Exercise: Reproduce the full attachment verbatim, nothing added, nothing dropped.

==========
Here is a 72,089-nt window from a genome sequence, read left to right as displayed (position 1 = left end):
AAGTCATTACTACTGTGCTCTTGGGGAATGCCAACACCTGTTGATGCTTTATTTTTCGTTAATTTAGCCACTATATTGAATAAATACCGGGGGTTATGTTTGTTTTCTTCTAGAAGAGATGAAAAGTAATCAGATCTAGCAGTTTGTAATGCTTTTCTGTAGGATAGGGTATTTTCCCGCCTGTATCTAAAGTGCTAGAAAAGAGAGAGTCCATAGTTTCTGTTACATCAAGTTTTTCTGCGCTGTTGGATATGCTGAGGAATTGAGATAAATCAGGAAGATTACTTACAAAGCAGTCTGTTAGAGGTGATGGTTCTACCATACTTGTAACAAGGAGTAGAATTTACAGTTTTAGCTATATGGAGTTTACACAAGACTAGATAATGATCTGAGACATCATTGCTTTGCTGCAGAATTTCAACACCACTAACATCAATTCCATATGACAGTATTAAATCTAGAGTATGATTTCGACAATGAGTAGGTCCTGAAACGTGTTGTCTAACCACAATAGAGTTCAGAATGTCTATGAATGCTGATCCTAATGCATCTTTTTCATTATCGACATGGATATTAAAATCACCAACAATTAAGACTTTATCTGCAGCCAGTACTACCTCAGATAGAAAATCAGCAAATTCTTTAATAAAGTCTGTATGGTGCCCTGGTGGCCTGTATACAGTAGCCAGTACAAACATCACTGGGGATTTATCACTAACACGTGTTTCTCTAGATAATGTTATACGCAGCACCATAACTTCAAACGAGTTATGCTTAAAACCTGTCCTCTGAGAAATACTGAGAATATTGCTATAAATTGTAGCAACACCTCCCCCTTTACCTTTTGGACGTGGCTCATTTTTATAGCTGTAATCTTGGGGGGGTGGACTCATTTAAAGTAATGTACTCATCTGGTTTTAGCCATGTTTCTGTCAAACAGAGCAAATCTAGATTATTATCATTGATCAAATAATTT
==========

Here is a 72,089-nt window from a genome sequence, read left to right as displayed (position 1 = left end):
AAGTCATTACTACTGTGCTCTTGGGGAATGCCAACACCTGTTGATGCTTTATTTTTCGTTAATTTAGCCACTATATTGAATAAATACCGGGGGTTATGTTTGTTTTCTTCTAGAAGAGATGAAAAGTAATCAGATCTAGCAGTTTGTAATGCTTTTCTGTAGGATAGGGTATTTTCCCGCCTGTATCTAAAGTGCTAGAAAAGAGAGAGTCCATAGTTTCTGTTACATCAAGTTTTTCTGCGCTGTTGGATATGCTGAGGAATTGAGATAAATCAGGAAGATTACTTACAAAGCAGTCTGTTAGAGGTGATGGTTCTACCATACTTGTAACAAGGAGTAGAATTTACAGTTTTAGCTATATGGAGTTTACACAAGACTAGATAATGATCTGAGACATCATTGCTTTGCTGCAGAATTTCAACACCACTAACATCAATTCCATATGACAGTATTAAATCTAGAGTATGATTTCGACAATGAGTAGGTCCTGAAACGTGTTGTCTAACCACAATAGAGTTCAGAATGTCTATGAATGCTGATCCTAATGCATCTTTTTCATTATCGACATGGATATTAAAATCACCAACAATTAAGACTTTATCTGCAGCCAGTACTACCTCAGATAGAAAATCAGCAAATTCTTTAATAAAGTCTGTATGGTGCCCTGGTGGCCTGTATACAGTAGCCAGTACAAACATCACTGGGGATTTATCACTAACACGTGTTTCTCTAGATAATGTTATACGCAGCACCATAACTTCAAACGAGTTATGCTTAAAACCTGTCCTCTGAGAAATACTGAGAATATTGCTATAAATTGTAGCAACACCTCCCCCTTTACCTTTTGGACGTGGCTCATTTTTATAGCTGTAATCTTGGGGGGGTGGACTCATTTAAAGTAATGTACTCATCTGGTTTTAGCCATGTTTCTGTCAAACAGAGCAAATCTAGATTATTATCATTGATCAAATAATTT